Get the highlights in your inbox every week.
Why to choose RADIUS over LDAP
The benefits of using RADIUS over LDAP
Imagine you have a great idea for a new open source project that would meet some of your company's needs. You know it will be needed at other organizations, as everyone needs some help managing critical infrastructure. You map out an architecture, do some quick test code, and now it's time to add in some authentication code. If it's a web-based tool, support http authentication and you're done. Apache can handle it. If it's Linux-based, support PAM. Done. But what if it's neither?
You might think "We'll make it pluggable and we'll do an LDAP plugin so we can work with Active Directtory or LDAP. Now, on to logging..." Wait. Step back. I want to propose a better authentication protocol than LDAP as the default go-to protocol: RADIUS.
RADIUS is an interesting protocol. It is ubiquitous in the enterprise, but not often used until needed. It is incredibly simple to configure, but misunderstood. It supports more functionality than LDAP, but is infrequently considered by developers that are creating enterprise-oriented software. It is supported by Cisco, Checkpoint, Netgear, Apache, PAM, every two-factor authentication vendor, every VPN provider, etc.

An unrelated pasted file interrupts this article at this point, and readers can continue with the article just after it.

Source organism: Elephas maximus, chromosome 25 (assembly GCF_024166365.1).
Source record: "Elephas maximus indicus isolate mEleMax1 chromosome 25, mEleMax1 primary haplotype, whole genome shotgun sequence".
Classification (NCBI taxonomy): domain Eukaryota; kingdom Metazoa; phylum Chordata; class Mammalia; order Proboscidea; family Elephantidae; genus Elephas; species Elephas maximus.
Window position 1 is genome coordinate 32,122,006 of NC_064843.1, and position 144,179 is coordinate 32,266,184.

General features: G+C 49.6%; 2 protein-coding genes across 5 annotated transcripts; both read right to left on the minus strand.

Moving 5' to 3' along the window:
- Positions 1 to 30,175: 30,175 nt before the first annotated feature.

The best reason why RADIUS should be favored over LDAP: an LDAP server considers itself to be the final authority for authorization and authentication; a RADIUS server will split authentication and authorization. Authentication is who you are. Authorization is what you are allowed to do. Splitting them is important because increasingly you need two-factor authentication. You don't have to split them, though. Supporting RADIUS also gets you LDAP.
Splitting authz and authn is a good thing from a security standpoint. It allows you to do user management in your directory rather than in your your authentication server. An HR person could disable a user in the directory and that user would be locked out. It's much better than needing to disable them in two places.
Additionally, there are free and open source server options on both Linux and Windows. Linux has the venerable and robust Freeradius and other options. Windows has NPS, the free Microsoft RADIUS plugin. In addition, there are robust offerings from Cisco and other networking vendors.
Both RADIUS and LDAP are protocols as well as servers in that you can have a RADIUS server and you can have two systems that speak RADIUS but do not perform the functions of a RADIUS server. So, a VPN can validate credentials to a two-factor authentication system using RADIUS. It's not the best setup, but it's possible and dead simple.
RADIUS is quite simple. All you need is the IP address of each system and a shared secret. No BindDN or LDAP URL or anything like that. (I'll say it: I hate configuring LDAP. LDAP is lightweight only in relation to X509.) For developers, adding RADIUS is as easy as adding LDAP. There are open source libraries available such as jRadius.
What about Single sign-on protocols? I wish I could make a recommendation. It appears that OpenID-Connect could be a winner but it's still a long way off. These procotols need a lot of vetting and review to prove their security. I'm sure most of you have removed your "Login with OpenID" option on your websites. Until there are clear winners in the SSO protocols, I hope developers will consider RADIUS. It gives you LDAP and provides more security options.